Are You An Introvert? An Extrovert? An Ambivert?

A recent Suzie Speaks blog discussed being an “extroverted introvert” and how that plays out in her life.  The question of those polarities is something I think about all the time.

Picking an identity

I’d describe myself as the opposite of Suzie: an introverted extrovert.   Though most people I know would say I’m extroverted because I do so much public speaking as an author (26 books and counting).  I’ve done readings in more than one language and spoken about my work hundreds of times on three different continents, from Oxford University to The Library of Congress in D.C. to the Jewish Museum in Berlin.  Interacting with an audience is exciting and fun for me, and so is teaching in a classroom, which I’ve done on and off for many years.  That’s like writing, directing, and acting in a play.

Looking for an oasis

But I also crave my privacy and need down time after “performing.”  After a few hours of teaching, all I want is quiet, a glass of wine, and some calming music or streaming a no-brains movie.  It’s even more crucial for me to chill out alone when I’m on a book tour.  It’s way too easy for me to feel drained after spending so much time interacting with people because I have to be 100% present.  A book tour or any kind of invited speaking gig involves  constant talking with whoever picks you up at the train station or airport, with cab drivers, with your dinner companion, with fans.  Especially with fans since it’s important for me to do Q&A at my appearances.  Conferences where I do workshops are the same: I love what I do but I need to wind down afterwards ASAP.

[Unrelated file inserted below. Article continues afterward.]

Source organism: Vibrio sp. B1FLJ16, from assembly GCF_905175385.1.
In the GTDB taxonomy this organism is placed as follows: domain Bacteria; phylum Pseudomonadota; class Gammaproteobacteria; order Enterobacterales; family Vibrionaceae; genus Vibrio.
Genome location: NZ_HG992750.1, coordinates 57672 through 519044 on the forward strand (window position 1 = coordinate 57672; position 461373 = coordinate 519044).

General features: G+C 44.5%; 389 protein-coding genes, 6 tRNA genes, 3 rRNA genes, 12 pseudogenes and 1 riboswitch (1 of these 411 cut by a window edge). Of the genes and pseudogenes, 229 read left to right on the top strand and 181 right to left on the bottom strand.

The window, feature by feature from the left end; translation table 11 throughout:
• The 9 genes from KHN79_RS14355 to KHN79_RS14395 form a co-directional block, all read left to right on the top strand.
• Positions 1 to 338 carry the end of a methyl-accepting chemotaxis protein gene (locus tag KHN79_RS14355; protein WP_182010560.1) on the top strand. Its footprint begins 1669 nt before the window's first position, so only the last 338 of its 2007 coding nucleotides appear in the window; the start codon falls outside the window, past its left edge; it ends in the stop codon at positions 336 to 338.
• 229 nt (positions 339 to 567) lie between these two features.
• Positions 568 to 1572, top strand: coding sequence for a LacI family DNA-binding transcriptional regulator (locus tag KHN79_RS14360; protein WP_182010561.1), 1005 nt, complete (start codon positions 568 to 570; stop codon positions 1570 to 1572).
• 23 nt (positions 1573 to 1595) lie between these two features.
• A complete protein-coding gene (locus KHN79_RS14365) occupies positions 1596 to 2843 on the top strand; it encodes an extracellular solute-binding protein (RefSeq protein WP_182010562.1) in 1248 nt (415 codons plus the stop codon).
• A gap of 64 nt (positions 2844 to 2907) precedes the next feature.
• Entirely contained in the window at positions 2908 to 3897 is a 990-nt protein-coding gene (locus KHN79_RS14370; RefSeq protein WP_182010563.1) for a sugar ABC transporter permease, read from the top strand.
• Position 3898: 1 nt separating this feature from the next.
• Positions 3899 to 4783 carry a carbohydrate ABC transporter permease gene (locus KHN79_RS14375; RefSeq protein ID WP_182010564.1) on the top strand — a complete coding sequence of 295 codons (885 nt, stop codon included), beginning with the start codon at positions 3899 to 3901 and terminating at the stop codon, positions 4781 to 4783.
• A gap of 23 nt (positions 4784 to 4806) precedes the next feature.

Being an artist

The zigzag between introversion and extroversion has a deeper layer for me.  Years ago I read psychologist Otto Rank’s Art and Artist and he wisely noted that artists of all kinds need experience and stimulation to create, so they have to go out into the world.  But as Wordsworth wrote, the world can be “too much with us,” and so in Rank’s view, creation requires retreating from the world for us to have the necessary time and energy for contemplation and reflection.  Rank saw the artist as in a perpetual battle act between public life and private life, and it sometimes does seem that way.  I’ll be happy to go to concert, but wish I were home–or I’ll be working on a book and want to go somewhere, anywhere out in the world.

Marriage changed me

Years ago, I was the kind of person who people were glad to have at a party.  I enjoyed dancing, mingling, meeting new people.  As an extrovert, I could chat with anyone.  More than that, I loved throwing parties myself, organizing it all, inviting a cool mix of friends and acquaintances and keeping the whole thing going by just being on the entire evening.  Then I married an introvert who spoke only when it seemed necessary, and our long years together have definitely made me more introverted.  I prefer lunching with only person now, not a group, and would rather have just one couple over for brunch than do a dinner party–or any kind of party.

Living more quietly

I grew up in crowded, noisy New York City where it seemed like I was always surrounded by people and endless commotion.  But for several decades now I’ve been living in a suburb where the noise you hear is dogs barking, the chatter of birds waking up in the morning, kids laughing and biking, and the hoot of a distant train at night.  It’s something of an idyll for me, which is why I don’t apply to go to writers’ retreats: I have one.  Even though there are three main roads nearby, my house is at the center of the subdivision and we can’t hear any of that traffic.  It takes a lot to convince me to leave my retreat now, and I sometimes have to brace myself and get focused beforehand.  As much as I enjoy being with friends or traveling abroad, home is often my favorite place to be.  I guess when it comes down to it, I’m probably more of an ambivert–and yes, that’s a thing.  🙂